Unsociable Honeybees Share Genetic Similarities With People Who Have Autism

Honeybees are highly social animals, but some shun others and appear unsocial instead. Lestertair/Shutterstock

Despite being separated by hundreds of millions of years of evolution, humans and honeybees can show similar social behavior. New research has now found that antisocial bees may even share a similar genetic profile with people who have autism spectrum disorders, who themselves can struggle in social situations.

Within a hive, it is not unusual for some honeybees to be more active than others, as the insects take on differing roles. Guard bees, for example, react to intruders who threaten the hive, while nurse bees respond dotingly to the queen larvae. But researchers have found that there are individuals within these groups that are either hyper-responsive to both intruders and queen larvae, or seemingly indifferent.

After conducting experiments with 246 groups of bees from seven genetically distinct colonies, exposing them to both unfamiliar bees and queen larvae, they found that while most bees responded to at least one of the stimuli, around 14 percent of the insects were "unresponsive" to either. However, rather than simply suggest this antisocial bee behavior bears similarities to people with autism, they took a look at the genes that drive this behavior instead.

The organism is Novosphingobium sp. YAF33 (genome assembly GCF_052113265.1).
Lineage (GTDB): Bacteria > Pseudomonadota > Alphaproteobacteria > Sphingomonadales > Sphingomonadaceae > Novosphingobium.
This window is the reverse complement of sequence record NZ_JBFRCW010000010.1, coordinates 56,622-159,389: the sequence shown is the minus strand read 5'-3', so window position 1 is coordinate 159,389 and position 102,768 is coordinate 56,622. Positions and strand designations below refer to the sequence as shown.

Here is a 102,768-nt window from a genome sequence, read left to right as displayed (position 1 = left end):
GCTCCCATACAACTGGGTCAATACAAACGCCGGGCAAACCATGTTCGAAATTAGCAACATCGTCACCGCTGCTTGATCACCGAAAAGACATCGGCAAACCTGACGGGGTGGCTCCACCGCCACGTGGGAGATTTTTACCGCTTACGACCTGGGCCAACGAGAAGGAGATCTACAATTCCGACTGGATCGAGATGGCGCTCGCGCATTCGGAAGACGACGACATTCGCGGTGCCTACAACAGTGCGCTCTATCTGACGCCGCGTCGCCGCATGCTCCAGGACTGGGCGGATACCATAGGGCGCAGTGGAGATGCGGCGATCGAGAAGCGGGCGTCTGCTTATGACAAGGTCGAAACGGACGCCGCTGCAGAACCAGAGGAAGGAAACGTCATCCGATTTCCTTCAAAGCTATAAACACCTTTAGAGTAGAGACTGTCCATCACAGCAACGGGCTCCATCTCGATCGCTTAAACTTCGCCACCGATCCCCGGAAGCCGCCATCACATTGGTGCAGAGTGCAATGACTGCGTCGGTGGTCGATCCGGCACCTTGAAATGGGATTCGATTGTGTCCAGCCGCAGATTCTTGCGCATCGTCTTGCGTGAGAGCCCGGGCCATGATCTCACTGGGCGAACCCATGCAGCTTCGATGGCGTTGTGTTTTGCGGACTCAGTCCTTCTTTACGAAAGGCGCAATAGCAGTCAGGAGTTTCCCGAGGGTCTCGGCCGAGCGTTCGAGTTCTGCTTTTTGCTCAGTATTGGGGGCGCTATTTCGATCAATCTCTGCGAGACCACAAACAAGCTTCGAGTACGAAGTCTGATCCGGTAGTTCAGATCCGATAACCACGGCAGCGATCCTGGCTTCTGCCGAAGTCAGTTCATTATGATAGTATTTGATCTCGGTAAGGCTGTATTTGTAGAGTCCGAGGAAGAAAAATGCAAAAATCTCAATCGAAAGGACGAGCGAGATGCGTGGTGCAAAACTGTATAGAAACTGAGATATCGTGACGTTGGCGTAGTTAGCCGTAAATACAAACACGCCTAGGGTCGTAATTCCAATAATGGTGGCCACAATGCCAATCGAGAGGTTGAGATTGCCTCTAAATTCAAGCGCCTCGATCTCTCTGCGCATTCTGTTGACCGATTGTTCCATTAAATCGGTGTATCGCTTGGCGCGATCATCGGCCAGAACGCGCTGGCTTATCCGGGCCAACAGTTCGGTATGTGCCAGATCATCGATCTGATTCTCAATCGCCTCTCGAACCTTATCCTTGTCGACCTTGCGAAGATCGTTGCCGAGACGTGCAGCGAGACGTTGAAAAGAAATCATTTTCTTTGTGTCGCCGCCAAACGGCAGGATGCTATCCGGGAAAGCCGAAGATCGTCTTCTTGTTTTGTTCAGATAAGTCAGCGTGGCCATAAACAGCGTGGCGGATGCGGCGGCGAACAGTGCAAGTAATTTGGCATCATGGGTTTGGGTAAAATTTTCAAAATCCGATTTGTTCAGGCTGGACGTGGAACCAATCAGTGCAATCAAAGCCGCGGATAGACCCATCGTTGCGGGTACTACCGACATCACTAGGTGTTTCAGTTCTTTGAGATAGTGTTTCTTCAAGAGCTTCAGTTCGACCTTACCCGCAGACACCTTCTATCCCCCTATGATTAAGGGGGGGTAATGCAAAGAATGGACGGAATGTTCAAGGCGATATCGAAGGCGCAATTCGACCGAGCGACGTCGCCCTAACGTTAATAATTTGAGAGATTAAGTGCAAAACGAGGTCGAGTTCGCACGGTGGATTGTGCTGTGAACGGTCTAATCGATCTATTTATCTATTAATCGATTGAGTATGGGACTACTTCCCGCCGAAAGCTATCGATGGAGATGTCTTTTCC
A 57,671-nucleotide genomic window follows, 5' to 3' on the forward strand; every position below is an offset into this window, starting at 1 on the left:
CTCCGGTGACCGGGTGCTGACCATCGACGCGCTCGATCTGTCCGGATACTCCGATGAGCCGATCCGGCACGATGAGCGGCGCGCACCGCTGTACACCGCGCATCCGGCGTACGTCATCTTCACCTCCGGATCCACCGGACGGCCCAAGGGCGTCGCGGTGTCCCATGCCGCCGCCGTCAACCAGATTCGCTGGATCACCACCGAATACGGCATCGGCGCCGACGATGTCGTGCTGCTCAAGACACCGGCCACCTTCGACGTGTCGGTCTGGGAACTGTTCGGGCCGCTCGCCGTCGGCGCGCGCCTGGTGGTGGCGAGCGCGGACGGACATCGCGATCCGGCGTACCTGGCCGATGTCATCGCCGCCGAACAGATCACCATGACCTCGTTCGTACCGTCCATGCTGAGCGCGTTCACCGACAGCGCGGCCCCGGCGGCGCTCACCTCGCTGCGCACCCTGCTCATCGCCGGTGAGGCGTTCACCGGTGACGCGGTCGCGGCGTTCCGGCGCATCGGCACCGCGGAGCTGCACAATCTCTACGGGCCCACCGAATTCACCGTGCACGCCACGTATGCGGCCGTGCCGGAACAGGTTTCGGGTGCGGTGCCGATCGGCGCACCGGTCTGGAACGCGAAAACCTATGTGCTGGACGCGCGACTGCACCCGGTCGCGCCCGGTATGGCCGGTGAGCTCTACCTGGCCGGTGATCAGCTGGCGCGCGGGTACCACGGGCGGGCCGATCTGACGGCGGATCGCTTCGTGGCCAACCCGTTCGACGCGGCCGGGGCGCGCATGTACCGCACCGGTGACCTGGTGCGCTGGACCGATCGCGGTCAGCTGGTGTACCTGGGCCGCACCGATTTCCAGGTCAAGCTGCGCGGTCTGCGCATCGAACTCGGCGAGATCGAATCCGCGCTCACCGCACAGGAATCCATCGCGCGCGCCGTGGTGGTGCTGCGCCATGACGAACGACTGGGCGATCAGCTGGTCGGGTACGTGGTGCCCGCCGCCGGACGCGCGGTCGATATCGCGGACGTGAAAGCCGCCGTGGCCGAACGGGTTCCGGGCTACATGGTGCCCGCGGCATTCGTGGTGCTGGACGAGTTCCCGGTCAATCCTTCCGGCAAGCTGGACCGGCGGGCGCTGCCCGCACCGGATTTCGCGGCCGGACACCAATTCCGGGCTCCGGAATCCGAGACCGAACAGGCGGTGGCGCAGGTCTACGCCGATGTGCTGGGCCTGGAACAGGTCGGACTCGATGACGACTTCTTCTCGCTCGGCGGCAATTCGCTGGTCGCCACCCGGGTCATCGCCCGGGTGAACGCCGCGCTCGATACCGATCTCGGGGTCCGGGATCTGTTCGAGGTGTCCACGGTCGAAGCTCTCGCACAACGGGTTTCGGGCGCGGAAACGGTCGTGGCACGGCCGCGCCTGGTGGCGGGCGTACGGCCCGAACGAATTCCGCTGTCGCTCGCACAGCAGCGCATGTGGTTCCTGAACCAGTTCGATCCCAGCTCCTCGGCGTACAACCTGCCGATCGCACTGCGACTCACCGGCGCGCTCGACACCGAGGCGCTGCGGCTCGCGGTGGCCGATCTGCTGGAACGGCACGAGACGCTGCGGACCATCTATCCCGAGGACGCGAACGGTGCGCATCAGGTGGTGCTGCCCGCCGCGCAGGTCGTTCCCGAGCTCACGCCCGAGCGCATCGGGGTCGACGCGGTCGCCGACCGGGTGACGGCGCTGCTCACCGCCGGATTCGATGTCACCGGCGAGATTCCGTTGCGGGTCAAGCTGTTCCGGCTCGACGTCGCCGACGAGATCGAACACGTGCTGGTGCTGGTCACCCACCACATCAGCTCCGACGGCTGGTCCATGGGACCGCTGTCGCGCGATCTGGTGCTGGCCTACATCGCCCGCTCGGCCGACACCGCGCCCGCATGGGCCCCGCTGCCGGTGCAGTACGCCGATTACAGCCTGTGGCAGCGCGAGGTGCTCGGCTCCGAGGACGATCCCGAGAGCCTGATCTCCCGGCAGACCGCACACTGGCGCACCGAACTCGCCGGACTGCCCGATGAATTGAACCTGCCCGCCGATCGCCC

The team tested each bee in various social contexts and then analyzed which genes were being expressed in the brain. They found that more than 1,000 genes were regulated differently between social and nonsocial bees. 

After comparing this gene expression to the ones known to be implicated in autism spectrum disorder, depression, and schizophrenia, they found that there was a significant overlap between the gene expression in the brains of unsocial bees and humans with autism.

"We figured out a way to make an unbiased statistical test that will tell us whether a human gene list and a honey bee gene list overlap more or less than expected by chance," said Michael Saul, a postdoctoral researcher who helped lead the statistical analysis, in a statement.

“It's important to point out some caveats,” added Gene Robinson, co-author of the paper published in the Proceedings of the National Academy of Sciences. “Humans are not big bees and bees are not little humans. The social responsiveness depends on context, and is different in the two cases. Autism spectrum disorder is very complex, and unresponsiveness is not the only behavior associated with it.”

Due to the vast amounts of evolutionary time separating both honeybees and humans, the results hint at a molecular underpinning of social behavior that may be shared across the animal kingdom and may offer clues about its evolution. While the sociality of both bees and humans almost certainly evolved independently, these results seem to show that both animals have utilized a similar underlying genetic toolkit to do so.

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